Throughout her long life (1752 - 1840) Burney was connected to many of the key figures and events of her time; early on she was befriended by Dr Johnson, she worked as Second Keeper of the Robes at the court of George III and became friends with Queen Charlotte, she married a French emigre general and was drawn into the political difficulties of the French Revolution and the Napoleonic Wars. And she kept a diary and wrote letters throughout it all. After her death these were often printed in excerpted or otherwise abridged form, but from 1972 to 1984 Oxford did publish a twelve-volume set, which was one of my prize purchases from The Scholar's Bookshelf. Except it wasn't quite a twelve-volume set: Volume 2, covering her courtship and marriage, was missing (this was made clear to potential purchasers in the catalogue; I never really understood why a set would be missing one volume, but there are lots of things I don't understand).

So for over twenty years I looked for a copy of Volume 2. I called Oxford University Press and was told the set was out of print (which would of course explain why The Scholar's Bookshelf had it). Whenever I went into a used bookstore, which was whenever I saw one, I would always check for the stray volume, because you never know: surely all those Volume 2s missing from those otherwise complete sets must have gone someplace? I even had fleeting thoughts of seeing if the libraries at UC Berkeley had a copy of Volume 2 and then photocopying the whole thing. I just couldn't start reading any of these volumes until I had all of them. I didn't even want to read the biography until I could follow it with the diaries and letters. Time passed and there were plenty of other things to be read, but in the back of my mind I kept hoping Volume 2 would show up. Once I discovered Amazon (and Alibris and other such sites), Volume 2 was one of the first things I checked for. But nothing turned up. It began to seem hopeless. Then one day a few months ago, realizing I hadn't searched Amazon for Volume 2 in quite a while, I decided to check again, more from habit and boredom than anything else: and there it was. I wasn't entirely sure it was the right book until it actually arrived from England a week or so later. Not only was it the long-missing volume, at last, but my total cost for the book and shipping was $7.87. Seriously.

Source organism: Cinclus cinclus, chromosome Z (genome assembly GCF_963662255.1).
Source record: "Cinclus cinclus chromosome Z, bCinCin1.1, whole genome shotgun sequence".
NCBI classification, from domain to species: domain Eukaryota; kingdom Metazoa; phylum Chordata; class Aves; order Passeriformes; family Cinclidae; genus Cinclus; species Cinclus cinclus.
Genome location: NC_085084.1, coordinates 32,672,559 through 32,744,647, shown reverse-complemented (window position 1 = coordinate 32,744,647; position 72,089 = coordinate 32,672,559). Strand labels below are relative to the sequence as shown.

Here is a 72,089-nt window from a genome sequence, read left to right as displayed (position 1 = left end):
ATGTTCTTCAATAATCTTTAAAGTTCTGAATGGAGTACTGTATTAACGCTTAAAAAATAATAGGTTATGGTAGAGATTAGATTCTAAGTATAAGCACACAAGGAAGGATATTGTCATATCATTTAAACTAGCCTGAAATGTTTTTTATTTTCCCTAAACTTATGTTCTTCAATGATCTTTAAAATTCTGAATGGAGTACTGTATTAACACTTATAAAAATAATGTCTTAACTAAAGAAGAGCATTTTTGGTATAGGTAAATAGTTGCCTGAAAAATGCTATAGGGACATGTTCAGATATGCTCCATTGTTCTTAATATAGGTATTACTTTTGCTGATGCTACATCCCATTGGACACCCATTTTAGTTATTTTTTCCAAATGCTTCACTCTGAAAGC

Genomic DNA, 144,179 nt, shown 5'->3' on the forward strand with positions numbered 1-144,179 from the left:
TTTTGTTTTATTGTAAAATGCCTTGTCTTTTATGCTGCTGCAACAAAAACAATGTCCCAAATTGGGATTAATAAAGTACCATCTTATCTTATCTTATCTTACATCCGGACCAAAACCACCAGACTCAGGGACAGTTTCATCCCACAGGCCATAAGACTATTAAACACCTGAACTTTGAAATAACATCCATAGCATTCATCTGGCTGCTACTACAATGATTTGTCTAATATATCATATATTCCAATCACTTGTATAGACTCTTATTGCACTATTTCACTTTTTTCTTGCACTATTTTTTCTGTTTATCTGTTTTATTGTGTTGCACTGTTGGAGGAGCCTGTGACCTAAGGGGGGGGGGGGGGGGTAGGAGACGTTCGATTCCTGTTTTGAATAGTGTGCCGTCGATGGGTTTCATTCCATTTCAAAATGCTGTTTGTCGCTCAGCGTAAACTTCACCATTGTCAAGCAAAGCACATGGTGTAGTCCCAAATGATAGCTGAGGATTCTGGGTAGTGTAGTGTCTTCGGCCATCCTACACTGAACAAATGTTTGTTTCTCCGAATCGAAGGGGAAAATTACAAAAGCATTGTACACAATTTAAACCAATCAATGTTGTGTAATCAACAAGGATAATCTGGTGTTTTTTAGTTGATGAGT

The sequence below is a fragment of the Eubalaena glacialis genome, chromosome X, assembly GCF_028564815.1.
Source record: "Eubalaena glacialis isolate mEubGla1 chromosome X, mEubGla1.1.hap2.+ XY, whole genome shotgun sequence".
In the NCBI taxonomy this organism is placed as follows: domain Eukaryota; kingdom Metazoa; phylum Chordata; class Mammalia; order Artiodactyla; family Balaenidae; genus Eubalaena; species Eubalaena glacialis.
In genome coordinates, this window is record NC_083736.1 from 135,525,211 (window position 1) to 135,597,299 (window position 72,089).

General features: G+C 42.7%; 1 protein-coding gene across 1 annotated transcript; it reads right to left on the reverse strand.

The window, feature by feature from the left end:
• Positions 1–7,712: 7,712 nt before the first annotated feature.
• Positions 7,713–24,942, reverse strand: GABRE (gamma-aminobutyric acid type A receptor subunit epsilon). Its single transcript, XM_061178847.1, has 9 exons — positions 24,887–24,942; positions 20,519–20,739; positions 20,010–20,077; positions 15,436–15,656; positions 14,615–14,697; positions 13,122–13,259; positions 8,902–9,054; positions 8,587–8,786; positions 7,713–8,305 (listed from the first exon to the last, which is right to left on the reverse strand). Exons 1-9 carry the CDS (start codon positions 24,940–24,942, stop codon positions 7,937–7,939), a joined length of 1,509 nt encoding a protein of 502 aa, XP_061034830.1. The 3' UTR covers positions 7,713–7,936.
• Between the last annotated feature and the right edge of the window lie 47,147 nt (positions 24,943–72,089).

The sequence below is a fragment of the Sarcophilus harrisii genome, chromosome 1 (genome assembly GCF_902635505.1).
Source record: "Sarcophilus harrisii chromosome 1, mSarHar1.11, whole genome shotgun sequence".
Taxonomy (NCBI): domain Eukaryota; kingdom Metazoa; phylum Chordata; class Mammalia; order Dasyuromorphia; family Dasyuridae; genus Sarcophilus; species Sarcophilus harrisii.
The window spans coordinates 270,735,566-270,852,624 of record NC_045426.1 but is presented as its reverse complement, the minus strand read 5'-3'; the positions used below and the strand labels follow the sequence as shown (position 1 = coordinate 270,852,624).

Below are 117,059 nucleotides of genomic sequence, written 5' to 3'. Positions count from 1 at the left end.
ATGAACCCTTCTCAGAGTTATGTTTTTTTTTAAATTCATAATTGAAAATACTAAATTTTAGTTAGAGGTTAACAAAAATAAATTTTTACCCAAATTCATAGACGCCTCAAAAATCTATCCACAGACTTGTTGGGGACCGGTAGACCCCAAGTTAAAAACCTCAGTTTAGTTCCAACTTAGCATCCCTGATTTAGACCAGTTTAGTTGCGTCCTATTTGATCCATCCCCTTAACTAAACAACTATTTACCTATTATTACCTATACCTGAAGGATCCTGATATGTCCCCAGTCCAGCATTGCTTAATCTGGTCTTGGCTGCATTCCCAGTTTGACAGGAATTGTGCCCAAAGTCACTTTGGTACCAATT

Once the book arrived I began a frantic search late on a Friday night for the box that held the other eleven volumes. I knew I had lugged it through various moves and finally stuck it in a closet to wait until the unforeseen day when the lost volume returned to the fold. Eventually I remembered which closet I had put it in, but not before some panicking when it wasn't in the first two places I looked. What I did find in the first place I looked (so I guess it's a good thing I hadn't put the books there) was a horrible swarming mass of ugly brown insects devouring all the cardboard boxes in that closet. I raced those boxes into the backyard and emptied and vacuumed the closet and called the next day to schedule a termite examination.

Luckily for me, the swarm had not caused any structural damage. But I had a horrifying thought of how far the nasty nibblers would have gone if I hadn't happened to check that very messy closet at that particular time. So that is the story of how the Internet united me with Frances Burney and saved my house from the terrible jaws of the termites.


Ms. Baker said...

And you passed the love of Fanny Burney on to me. Thank you for that.

One of the most interesting things about her novels was her descriptions of musical performances. There seemed to be an awful lot going on that would make listening very difficult. The descriptions are pretty fascinating, and probably would be especially so to some of your readers.

Patrick J. Vaz said...

I believe it was your reading of Burney's novels that inspired your neglected children to invent the desperate phrase "book drunk"